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Museum Without Walls [Hardcover]

Jonathan Meades
4.4 out of 5 stars  See all reviews (25 customer reviews)
RRP: 18.99
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Book Description

13 Sep 2012
'We are surrounded by the greatest of free shows. Places" Jonathan Meades has an obsessive preoccupation with places. He has spent thirty years constructing sixty films, two novels and hundreds of pieces of journalism that explore an extraordinary range of them, from natural landscapes to man-made buildings and 'the gaps between them', drawing attention to what he calls 'the rich oddness of what we take for granted'. This book collects 54 pieces and six film scripts that dissolve the barriers between high and low culture, good and bad taste, deep seriousness and black comedy. Meades delivers 'heavy entertainment' - strong opinions backed up by an astonishing depth of knowledge. To read Meades on places, buildings, politics, or cultural history is an exhilarating workout for the mind. He leaves you better informed, more alert, less gullible. "Everything is fantastical if you stare at it for long enough. Everything is interesting."

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Museum Without Walls + The Jonathan Meades Collection [DVD] + An Encyclopaedia of Myself
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Product details

  • Hardcover: 352 pages
  • Publisher: Unbound (13 Sep 2012)
  • Language: English
  • ISBN-10: 1908717181
  • ISBN-13: 978-1908717184
  • Product Dimensions: 4 x 16 x 23.3 cm
  • Average Customer Review: 4.4 out of 5 stars  See all reviews (25 customer reviews)
  • Amazon Bestsellers Rank: 97,674 in Books (See Top 100 in Books)

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Review

'I pick up Jonathan Meades's new collection of essays, Museum Without Walls and I read a paragraph or three. It's the writerly equivalent of standing on the top of Kinder Scout and breathing deeply. The scope of his ideas, the force of his arguments, the sheer vitality of his sentences: these things come at you like negative ions after a storm, with the result that you soon start to feel an awful lot better - envious but revitalised too. - --Rachel Cooke, New Statesman --This text refers to the Paperback edition.

About the Author

Jonathan Meades is the author of two novels, 'Pompey' and 'The Fowler Family Business', and two collections of short stories, 'Filthy English' and 'Peter Knows What Dick Likes'. His highly acclaimed topographical and architectural series for the BBC include 'Abroad in Britain', 'Further Abroad' and 'Meades on France'. He lives in Marseille.

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Customer Reviews

Most Helpful Customer Reviews
9 of 10 people found the following review helpful
4.0 out of 5 stars As good as his TV utterances 3 Dec 2012
Format:Kindle Edition|Verified Purchase
I thoroughly enjoy Jonathan's rather surreal critical deliveries on TV, and this book is a kind of textual version of the same. It does contain material that I've seen on Channel 4, but I found it an additional treat providing a slightly different view of the presenter himself. At least a passing interest in architecture would appear essential, but most readers will be familiar with at least some of the wide spectrum of places he discusses. If I can be excused for feebly attempting to mimic the style of the writer, then I would describe this book as an orgy of vocabularic excellence.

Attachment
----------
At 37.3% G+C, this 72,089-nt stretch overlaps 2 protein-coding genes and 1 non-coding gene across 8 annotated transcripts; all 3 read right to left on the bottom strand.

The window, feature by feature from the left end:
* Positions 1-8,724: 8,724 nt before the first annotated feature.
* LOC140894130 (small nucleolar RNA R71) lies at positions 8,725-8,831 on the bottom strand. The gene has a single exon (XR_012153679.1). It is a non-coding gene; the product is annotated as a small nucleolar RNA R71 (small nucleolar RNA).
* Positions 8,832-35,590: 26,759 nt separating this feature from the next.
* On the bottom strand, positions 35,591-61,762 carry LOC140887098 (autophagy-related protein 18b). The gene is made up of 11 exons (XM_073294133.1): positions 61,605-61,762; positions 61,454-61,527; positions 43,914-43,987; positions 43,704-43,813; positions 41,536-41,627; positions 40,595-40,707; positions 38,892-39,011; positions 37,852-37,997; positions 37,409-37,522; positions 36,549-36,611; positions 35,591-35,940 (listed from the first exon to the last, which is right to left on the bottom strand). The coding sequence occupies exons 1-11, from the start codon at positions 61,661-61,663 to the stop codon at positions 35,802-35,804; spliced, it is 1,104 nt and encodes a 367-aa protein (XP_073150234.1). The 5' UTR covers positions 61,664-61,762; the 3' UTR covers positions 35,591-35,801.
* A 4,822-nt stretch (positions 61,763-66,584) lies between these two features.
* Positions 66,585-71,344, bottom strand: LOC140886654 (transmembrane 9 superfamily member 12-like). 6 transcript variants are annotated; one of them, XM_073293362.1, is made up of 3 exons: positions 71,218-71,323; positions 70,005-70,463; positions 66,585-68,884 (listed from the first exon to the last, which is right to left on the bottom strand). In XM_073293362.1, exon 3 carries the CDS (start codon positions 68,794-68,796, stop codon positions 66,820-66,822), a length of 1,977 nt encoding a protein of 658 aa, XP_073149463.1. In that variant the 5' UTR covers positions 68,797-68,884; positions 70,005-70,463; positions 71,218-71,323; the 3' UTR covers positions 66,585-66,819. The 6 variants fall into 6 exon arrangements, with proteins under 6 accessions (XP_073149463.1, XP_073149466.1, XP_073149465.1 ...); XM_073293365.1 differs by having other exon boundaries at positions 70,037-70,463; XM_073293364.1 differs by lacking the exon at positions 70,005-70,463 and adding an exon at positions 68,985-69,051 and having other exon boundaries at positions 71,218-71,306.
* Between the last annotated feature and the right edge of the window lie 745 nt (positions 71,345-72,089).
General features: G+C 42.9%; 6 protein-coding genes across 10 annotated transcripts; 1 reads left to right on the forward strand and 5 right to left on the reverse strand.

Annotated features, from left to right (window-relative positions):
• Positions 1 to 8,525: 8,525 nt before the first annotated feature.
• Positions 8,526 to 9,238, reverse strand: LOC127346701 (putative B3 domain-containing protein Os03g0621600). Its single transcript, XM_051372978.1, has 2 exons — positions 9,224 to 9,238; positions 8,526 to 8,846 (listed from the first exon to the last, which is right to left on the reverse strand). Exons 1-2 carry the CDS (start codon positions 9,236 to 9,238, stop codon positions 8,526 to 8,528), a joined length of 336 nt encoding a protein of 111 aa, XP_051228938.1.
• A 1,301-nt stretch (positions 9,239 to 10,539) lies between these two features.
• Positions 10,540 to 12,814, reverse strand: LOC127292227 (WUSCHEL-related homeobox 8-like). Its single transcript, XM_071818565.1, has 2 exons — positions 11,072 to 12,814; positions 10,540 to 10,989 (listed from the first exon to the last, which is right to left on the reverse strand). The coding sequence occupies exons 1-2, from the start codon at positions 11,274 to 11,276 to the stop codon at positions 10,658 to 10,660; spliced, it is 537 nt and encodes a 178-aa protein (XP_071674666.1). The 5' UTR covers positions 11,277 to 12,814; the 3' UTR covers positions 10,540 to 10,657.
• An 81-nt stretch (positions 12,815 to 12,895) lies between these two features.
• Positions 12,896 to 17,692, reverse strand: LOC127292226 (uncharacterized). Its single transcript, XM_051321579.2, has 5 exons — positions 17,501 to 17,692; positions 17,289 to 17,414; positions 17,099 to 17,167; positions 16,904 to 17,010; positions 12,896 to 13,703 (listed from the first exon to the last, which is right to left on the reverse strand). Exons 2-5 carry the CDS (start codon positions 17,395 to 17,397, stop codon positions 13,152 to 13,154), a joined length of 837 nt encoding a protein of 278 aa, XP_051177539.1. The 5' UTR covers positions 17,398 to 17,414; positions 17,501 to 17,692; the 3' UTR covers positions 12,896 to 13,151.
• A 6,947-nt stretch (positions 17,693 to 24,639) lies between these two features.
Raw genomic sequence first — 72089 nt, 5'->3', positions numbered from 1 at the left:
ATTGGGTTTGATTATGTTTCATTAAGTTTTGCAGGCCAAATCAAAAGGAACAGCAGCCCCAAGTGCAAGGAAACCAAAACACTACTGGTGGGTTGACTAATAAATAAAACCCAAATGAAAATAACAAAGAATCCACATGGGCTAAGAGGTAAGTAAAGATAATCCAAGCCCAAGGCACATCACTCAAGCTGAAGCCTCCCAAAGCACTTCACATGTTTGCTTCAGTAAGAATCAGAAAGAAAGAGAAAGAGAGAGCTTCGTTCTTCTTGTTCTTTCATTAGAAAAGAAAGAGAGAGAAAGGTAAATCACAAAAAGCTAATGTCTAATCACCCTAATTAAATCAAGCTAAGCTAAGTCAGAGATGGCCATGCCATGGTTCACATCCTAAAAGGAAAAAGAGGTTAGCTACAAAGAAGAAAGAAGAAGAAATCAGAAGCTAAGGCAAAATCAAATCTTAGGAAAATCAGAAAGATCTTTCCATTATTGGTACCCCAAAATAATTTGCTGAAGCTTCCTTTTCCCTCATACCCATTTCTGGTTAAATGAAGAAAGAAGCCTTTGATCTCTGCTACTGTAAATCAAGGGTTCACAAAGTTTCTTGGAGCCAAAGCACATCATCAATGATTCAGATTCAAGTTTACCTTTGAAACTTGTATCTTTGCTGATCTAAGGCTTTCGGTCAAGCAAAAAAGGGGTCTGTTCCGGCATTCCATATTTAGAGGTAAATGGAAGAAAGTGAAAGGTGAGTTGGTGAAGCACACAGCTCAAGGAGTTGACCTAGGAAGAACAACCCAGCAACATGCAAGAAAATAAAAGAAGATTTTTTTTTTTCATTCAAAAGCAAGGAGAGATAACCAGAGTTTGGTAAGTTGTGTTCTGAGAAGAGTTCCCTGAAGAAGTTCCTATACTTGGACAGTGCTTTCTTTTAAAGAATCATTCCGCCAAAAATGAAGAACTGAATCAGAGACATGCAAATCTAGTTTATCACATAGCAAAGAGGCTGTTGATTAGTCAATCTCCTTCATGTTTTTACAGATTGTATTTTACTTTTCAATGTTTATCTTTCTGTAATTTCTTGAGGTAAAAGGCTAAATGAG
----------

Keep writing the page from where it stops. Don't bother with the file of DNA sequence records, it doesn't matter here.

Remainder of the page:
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2 of 2 people found the following review helpful
By Charles Vasey TOP 500 REVIEWER VINE VOICE
Format:Paperback|Verified Purchase
Jonathan Meades first swam into my limited range of sight with a Sunday paper magazine recommendation for the then Monsieur Max in Hampton Hill; he was right on the restaurant money for me and he has led from the front since then in many topics. This handy volume has a shed-load of his essays and scripts assembled in rough order but with a dash of the shack-zone too. You can dip in or read in order (I opted for the latter). It is all opinionated, often rude, typically funny, usually "right" and with a useful edge to helping one view a building again possibly in a different light. There is a little bit of repetition over the years (enough with the corrugated iron already) but nothing to counterbalance the pleasure of a good argument skilfully mounted - even if one does not have a horse in that race. There's a lot of Cobbett's Rural Rides in Meades if with less rudery about Quakers.
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By Nicholas Casley TOP 500 REVIEWER
Format:Paperback
Jonathan Meades’s book comprises fifty-four essays, selected and edited by his wife, of varying length and arranged within seven thematic sections. There are also six scripts of episodes from Meades’s television series. The title, of course, refers to the built environment in the great outdoors. In his introduction, Meades succinctly sums up its contents: “This book is the product of an obsessive preoccupation with places … Much of it evidently concerns buildings, the gaps between them, their serendipitous conjunctions and grotesque collisions.”

Yet it’s not all architecture and topography: Meades also writes affectively of his childhood – “The Boy’s First Pint was about as close as middle-class, middle-century, middle England got to the bar mitzvah” (a different kind of bar) – as well as of food and drink – “a country in which beer has primacy is bound to suffer culinary impoverishment.”

Some idea of Meades’s writing style and the breadth – and depth – of his knowledge and interests can be gleaned from the book’s first essay. Here, amidst his “expressions of an incurable topophilia” (I now know of what I too ‘suffer’: later he confesses to being a “topophiliac pervert”), he deals with chalk and cheese (literally), buzzards, combine harvesters, David Beckham, and football teams 36.5% ginger or 81% Steve – all contained in just seven paragraphs. In the first four pages I laughed out loud twice: the first time about rabbits, the second about the implications of Tony Blair’s London home having a basement.